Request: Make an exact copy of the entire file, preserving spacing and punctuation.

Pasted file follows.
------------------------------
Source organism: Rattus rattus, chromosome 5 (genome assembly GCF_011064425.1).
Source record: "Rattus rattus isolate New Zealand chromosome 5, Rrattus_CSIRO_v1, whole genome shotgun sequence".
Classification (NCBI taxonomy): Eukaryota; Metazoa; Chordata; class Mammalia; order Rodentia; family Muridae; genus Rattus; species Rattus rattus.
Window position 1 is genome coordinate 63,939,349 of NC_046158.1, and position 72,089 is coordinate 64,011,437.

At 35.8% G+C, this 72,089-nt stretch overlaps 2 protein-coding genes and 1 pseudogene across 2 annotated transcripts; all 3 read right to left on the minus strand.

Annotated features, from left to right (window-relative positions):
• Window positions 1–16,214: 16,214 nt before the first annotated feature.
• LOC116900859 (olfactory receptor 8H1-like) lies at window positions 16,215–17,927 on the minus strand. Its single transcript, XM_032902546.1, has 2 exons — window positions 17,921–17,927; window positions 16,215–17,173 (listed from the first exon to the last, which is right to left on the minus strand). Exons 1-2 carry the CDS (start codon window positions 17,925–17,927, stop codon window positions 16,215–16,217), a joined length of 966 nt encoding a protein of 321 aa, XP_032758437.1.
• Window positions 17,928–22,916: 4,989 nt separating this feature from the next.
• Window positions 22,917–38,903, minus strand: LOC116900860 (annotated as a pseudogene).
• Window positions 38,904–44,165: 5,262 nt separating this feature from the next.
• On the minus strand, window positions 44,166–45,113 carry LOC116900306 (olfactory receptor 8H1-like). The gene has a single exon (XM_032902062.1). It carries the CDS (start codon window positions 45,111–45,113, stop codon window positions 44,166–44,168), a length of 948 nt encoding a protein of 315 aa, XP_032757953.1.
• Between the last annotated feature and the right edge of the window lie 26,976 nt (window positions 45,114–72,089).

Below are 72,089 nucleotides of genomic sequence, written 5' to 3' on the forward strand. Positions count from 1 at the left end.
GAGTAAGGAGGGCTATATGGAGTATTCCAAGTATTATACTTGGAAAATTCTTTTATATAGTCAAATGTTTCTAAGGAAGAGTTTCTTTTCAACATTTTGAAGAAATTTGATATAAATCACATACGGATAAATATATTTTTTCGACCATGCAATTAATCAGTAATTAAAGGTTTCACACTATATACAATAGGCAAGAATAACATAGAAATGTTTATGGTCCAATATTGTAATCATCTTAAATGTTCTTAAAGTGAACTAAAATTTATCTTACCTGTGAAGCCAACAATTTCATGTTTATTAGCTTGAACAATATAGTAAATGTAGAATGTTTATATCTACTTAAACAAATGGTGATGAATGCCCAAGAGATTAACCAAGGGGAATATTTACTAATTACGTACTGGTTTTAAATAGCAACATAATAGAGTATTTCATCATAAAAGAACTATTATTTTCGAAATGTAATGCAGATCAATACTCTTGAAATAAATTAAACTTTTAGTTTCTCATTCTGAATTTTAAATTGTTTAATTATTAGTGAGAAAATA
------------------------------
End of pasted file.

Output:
Source organism: Rattus rattus, chromosome 5 (genome assembly GCF_011064425.1).
Source record: "Rattus rattus isolate New Zealand chromosome 5, Rrattus_CSIRO_v1, whole genome shotgun sequence".
Classification (NCBI taxonomy): Eukaryota; Metazoa; Chordata; class Mammalia; order Rodentia; family Muridae; genus Rattus; species Rattus rattus.
Window position 1 is genome coordinate 63,939,349 of NC_046158.1, and position 72,089 is coordinate 64,011,437.

At 35.8% G+C, this 72,089-nt stretch overlaps 2 protein-coding genes and 1 pseudogene across 2 annotated transcripts; all 3 read right to left on the minus strand.

Annotated features, from left to right (window-relative positions):
• Window positions 1–16,214: 16,214 nt before the first annotated feature.
• LOC116900859 (olfactory receptor 8H1-like) lies at window positions 16,215–17,927 on the minus strand. Its single transcript, XM_032902546.1, has 2 exons — window positions 17,921–17,927; window positions 16,215–17,173 (listed from the first exon to the last, which is right to left on the minus strand). Exons 1-2 carry the CDS (start codon window positions 17,925–17,927, stop codon window positions 16,215–16,217), a joined length of 966 nt encoding a protein of 321 aa, XP_032758437.1.
• Window positions 17,928–22,916: 4,989 nt separating this feature from the next.
• Window positions 22,917–38,903, minus strand: LOC116900860 (annotated as a pseudogene).
• Window positions 38,904–44,165: 5,262 nt separating this feature from the next.
• On the minus strand, window positions 44,166–45,113 carry LOC116900306 (olfactory receptor 8H1-like). The gene has a single exon (XM_032902062.1). It carries the CDS (start codon window positions 45,111–45,113, stop codon window positions 44,166–44,168), a length of 948 nt encoding a protein of 315 aa, XP_032757953.1.
• Between the last annotated feature and the right edge of the window lie 26,976 nt (window positions 45,114–72,089).

Below are 72,089 nucleotides of genomic sequence, written 5' to 3' on the forward strand. Positions count from 1 at the left end.
GAGTAAGGAGGGCTATATGGAGTATTCCAAGTATTATACTTGGAAAATTCTTTTATATAGTCAAATGTTTCTAAGGAAGAGTTTCTTTTCAACATTTTGAAGAAATTTGATATAAATCACATACGGATAAATATATTTTTTCGACCATGCAATTAATCAGTAATTAAAGGTTTCACACTATATACAATAGGCAAGAATAACATAGAAATGTTTATGGTCCAATATTGTAATCATCTTAAATGTTCTTAAAGTGAACTAAAATTTATCTTACCTGTGAAGCCAACAATTTCATGTTTATTAGCTTGAACAATATAGTAAATGTAGAATGTTTATATCTACTTAAACAAATGGTGATGAATGCCCAAGAGATTAACCAAGGGGAATATTTACTAATTACGTACTGGTTTTAAATAGCAACATAATAGAGTATTTCATCATAAAAGAACTATTATTTTCGAAATGTAATGCAGATCAATACTCTTGAAATAAATTAAACTTTTAGTTTCTCATTCTGAATTTTAAATTGTTTAATTATTAGTGAGAAAATA